Q: Have you looked into developing markup tools that can be used inside VR?
A: VR markup improvements and UI accessibility are within our roadmap. For now, you can do that using a keyboard and mouse in the same VR Session.
Q: Revizto is available for Windows, Mac OS X, iOS and Android tablets. What’s the difference between the different client tools and how do mobile devices handle huge models, both in terms of size and the demands on 3D graphics?
A: Revizto has a wide array of visibility quality settings and is a very lightweight model format. The application right now is the same version on every platform we offer and there are certain parts of the iOS versions that have built in optimisations for use on those platforms.
Q: So, does that mean the Revizto plug-ins (for Revit, SketchUp, ArchiCAD, etc.) talk directly to the Revizto cloud and don’t go via the Revizto client?
A: The authoring tools export to a local cache that then syncs with the Cloud.
Q: We’re currently seeing a lot of developments in the use of reality modelling for tracking construction progress and resolving issues on site. Are there any plans to support reality models inside Revizto, such as point clouds or reality meshes?
A: We actually can handle reality capture data as long as it is a mesh in .FBX format.
We are looking to expand on this in the future but have other development priorities based around 2D workflows at the moment. However if you can get your reality capture data into a mesh in .FBX format, Revizto can use it.
Q: It sounds like your users rely very heavily on 2D workflows. Could you expand on why 2D is still important and what challenges you are trying to solve with new developments?
A: Construction documents are the basis of how a project is actually constructed in the field and also currently hold the most legal viability. 2D is also the main communication language to the field and as the future for us is a fully integrated and cf;ommon design review environment we feel that implementing a product that is user friendly in the field and has the ability to tie the legal documents to the BIM model in a collaborative environment is the way of the future.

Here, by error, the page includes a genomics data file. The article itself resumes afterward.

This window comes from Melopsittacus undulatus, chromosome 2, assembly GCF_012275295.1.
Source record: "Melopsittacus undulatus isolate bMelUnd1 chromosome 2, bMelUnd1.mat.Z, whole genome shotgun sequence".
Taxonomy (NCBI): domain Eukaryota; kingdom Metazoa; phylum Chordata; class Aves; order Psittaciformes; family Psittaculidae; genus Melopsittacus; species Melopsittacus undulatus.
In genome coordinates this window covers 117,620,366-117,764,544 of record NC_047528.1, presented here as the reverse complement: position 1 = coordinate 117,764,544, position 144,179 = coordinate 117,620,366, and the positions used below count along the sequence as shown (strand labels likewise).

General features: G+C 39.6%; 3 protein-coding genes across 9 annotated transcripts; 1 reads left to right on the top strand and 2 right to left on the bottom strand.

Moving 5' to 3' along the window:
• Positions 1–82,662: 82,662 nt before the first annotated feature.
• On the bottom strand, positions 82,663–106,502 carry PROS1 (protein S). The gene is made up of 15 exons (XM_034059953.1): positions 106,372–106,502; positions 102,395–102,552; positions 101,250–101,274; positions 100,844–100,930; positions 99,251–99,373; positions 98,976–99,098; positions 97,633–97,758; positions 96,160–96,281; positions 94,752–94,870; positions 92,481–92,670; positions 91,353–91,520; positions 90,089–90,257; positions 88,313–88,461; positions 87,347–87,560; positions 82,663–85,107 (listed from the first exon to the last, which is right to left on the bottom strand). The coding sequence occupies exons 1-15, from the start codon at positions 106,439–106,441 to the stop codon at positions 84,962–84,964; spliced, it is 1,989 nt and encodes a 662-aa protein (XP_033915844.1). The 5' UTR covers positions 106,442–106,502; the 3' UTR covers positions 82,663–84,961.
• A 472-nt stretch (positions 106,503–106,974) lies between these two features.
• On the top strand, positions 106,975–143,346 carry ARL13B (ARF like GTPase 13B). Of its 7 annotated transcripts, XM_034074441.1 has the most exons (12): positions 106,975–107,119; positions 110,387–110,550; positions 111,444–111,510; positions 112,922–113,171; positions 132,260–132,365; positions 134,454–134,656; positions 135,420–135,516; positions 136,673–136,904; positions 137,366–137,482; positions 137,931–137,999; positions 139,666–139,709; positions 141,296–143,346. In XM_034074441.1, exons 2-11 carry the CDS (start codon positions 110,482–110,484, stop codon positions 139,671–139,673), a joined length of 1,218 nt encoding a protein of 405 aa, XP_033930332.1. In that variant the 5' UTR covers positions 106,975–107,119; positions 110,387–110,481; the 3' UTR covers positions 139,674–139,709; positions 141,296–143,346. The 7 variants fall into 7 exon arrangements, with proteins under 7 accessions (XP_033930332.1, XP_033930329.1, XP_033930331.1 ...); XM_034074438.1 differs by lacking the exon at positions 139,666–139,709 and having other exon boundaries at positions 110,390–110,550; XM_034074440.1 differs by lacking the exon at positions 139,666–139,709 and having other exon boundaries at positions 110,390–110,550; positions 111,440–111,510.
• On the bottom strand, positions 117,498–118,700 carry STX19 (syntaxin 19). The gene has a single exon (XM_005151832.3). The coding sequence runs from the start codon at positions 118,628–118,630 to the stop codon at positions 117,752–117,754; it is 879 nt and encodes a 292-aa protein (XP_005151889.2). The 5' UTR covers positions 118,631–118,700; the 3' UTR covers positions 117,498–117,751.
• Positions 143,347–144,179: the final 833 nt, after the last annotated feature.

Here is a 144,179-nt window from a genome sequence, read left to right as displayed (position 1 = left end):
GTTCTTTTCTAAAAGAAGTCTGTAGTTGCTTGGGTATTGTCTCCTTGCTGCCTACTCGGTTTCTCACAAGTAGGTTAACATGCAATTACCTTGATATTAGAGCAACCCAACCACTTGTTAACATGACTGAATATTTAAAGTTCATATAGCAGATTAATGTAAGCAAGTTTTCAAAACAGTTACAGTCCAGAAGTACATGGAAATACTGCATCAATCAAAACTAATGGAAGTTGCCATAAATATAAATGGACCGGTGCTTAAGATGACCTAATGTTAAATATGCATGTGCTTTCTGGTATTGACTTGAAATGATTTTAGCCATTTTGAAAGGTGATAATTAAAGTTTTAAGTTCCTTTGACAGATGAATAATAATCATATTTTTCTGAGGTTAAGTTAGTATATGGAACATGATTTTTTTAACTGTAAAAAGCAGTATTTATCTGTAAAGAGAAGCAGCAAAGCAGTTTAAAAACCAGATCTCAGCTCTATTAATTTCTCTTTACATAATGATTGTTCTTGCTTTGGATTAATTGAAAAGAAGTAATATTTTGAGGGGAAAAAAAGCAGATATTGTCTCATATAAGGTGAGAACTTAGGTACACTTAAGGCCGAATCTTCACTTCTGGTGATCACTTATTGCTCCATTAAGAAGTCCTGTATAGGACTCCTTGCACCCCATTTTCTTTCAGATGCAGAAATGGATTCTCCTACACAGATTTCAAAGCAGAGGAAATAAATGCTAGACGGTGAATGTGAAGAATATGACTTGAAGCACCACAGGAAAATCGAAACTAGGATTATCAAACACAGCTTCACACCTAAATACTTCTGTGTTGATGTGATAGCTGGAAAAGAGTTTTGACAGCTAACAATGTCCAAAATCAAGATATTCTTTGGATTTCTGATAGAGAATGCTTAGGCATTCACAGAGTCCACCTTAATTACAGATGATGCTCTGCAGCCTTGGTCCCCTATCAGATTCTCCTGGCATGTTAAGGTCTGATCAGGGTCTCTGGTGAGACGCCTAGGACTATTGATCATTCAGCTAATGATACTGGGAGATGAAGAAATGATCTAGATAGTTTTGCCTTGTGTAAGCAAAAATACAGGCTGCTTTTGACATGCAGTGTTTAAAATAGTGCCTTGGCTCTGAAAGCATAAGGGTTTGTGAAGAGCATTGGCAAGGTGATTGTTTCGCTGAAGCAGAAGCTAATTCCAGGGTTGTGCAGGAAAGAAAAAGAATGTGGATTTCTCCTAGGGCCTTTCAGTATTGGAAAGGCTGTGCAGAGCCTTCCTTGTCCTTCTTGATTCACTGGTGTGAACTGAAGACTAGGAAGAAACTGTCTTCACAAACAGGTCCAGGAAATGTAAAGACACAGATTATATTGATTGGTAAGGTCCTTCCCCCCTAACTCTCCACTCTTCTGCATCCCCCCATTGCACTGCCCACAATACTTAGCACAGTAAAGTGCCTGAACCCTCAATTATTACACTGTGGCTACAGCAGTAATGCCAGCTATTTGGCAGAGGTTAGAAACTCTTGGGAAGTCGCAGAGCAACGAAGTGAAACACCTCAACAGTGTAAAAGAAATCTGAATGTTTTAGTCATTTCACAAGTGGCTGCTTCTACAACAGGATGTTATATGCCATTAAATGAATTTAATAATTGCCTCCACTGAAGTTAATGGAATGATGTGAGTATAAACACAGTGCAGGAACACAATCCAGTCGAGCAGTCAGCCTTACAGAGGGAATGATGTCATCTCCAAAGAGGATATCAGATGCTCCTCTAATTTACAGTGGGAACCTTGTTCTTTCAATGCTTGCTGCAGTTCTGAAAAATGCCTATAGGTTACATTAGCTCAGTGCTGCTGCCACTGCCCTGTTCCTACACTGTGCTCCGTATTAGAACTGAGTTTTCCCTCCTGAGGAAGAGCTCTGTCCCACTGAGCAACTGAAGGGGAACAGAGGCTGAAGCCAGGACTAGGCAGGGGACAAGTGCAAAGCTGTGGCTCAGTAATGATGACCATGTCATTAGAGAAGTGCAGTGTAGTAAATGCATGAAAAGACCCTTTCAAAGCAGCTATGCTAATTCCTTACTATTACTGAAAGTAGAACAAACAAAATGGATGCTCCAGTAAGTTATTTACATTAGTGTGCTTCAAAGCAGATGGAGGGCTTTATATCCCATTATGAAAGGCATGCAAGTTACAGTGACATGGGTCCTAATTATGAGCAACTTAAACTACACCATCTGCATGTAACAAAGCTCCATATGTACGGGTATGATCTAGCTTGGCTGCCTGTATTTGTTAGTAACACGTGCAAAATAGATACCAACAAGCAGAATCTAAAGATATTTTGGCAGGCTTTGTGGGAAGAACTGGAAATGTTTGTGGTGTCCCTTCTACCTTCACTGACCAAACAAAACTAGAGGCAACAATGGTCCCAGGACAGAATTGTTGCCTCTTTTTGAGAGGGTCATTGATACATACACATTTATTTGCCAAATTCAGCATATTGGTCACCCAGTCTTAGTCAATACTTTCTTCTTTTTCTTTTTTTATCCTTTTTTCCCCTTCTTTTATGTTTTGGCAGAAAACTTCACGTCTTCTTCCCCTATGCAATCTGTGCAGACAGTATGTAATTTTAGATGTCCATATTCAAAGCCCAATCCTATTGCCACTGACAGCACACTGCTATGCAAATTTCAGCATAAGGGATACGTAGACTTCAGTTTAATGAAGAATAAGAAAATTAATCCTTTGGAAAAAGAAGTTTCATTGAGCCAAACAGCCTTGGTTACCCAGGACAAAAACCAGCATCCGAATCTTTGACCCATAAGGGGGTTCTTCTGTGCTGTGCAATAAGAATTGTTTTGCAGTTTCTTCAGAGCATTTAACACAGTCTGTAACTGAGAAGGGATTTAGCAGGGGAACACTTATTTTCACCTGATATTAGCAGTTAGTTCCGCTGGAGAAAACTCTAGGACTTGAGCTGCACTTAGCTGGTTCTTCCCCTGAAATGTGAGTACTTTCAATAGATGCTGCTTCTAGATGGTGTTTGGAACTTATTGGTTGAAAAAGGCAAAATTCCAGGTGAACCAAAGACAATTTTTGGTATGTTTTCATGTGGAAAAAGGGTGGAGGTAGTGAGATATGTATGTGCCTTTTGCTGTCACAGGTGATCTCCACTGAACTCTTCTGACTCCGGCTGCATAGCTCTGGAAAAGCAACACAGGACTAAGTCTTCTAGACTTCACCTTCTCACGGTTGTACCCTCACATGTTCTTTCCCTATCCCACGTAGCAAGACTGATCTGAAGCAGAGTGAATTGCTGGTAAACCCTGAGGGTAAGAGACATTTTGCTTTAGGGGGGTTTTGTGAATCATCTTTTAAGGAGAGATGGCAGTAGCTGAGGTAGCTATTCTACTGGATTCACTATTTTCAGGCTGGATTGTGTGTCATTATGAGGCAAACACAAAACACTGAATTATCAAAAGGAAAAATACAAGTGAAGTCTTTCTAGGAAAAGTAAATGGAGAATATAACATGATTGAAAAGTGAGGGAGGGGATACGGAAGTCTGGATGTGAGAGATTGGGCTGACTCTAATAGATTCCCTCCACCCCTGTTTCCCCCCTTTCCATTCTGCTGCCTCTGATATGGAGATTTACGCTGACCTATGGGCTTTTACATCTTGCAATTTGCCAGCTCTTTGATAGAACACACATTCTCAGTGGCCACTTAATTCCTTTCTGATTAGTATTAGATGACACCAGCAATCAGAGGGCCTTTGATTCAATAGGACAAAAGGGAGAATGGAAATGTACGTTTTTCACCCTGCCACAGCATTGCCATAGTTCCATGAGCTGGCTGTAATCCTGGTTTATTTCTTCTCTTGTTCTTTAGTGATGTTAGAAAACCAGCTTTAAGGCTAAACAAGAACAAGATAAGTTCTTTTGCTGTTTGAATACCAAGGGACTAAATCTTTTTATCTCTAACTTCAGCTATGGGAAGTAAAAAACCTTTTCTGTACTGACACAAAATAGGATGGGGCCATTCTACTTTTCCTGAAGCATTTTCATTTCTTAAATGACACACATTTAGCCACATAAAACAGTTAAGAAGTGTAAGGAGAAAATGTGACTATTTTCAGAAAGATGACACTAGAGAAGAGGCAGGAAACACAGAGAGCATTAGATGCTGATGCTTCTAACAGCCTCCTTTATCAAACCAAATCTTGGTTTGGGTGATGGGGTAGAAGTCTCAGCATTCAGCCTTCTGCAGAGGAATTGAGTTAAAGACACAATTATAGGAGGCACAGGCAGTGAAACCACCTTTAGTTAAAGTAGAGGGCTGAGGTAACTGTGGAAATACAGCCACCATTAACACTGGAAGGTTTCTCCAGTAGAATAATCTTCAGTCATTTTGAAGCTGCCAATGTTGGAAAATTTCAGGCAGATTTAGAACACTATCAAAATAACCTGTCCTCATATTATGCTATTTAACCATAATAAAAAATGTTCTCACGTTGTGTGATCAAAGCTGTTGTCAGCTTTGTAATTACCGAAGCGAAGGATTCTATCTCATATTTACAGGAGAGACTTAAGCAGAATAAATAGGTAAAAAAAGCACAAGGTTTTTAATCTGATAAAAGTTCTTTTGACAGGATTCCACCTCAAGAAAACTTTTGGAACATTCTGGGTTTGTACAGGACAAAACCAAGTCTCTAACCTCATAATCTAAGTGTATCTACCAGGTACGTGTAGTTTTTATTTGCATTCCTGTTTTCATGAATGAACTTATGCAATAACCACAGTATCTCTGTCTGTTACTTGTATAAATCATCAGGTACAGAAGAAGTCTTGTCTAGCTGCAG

Q: Mixed Reality looks to be a great technology for tracking and resolving issues on site? Have you done any work with headsets like the Microsoft HoloLens?
A: The development team are always working closely with our customer base and listening to what they want, our development roadmap is quite customer driven. AR is something we are certainly investigating.
Q: What does the future hold for Revizto?
A: Our initial vision is to create an all-inclusive design review platform built around modern design and construction technology.
We want our clients to have the luxury of using less tools in this area but have familiar workflows but all the benefits of a BIM model with full properties, coordinated documents, and the ability to Track, Assign, Record and Report on all the problems they face in a project. That is our #1 goal.
That being said, our platform shows promise in many other areas as well such as Facility Management, Logistical Planning, Mechanical Engineering and Production. So once we nail down our short term goals in the AEC industry there are plenty of opportunities for us.
We’re very excited about the future!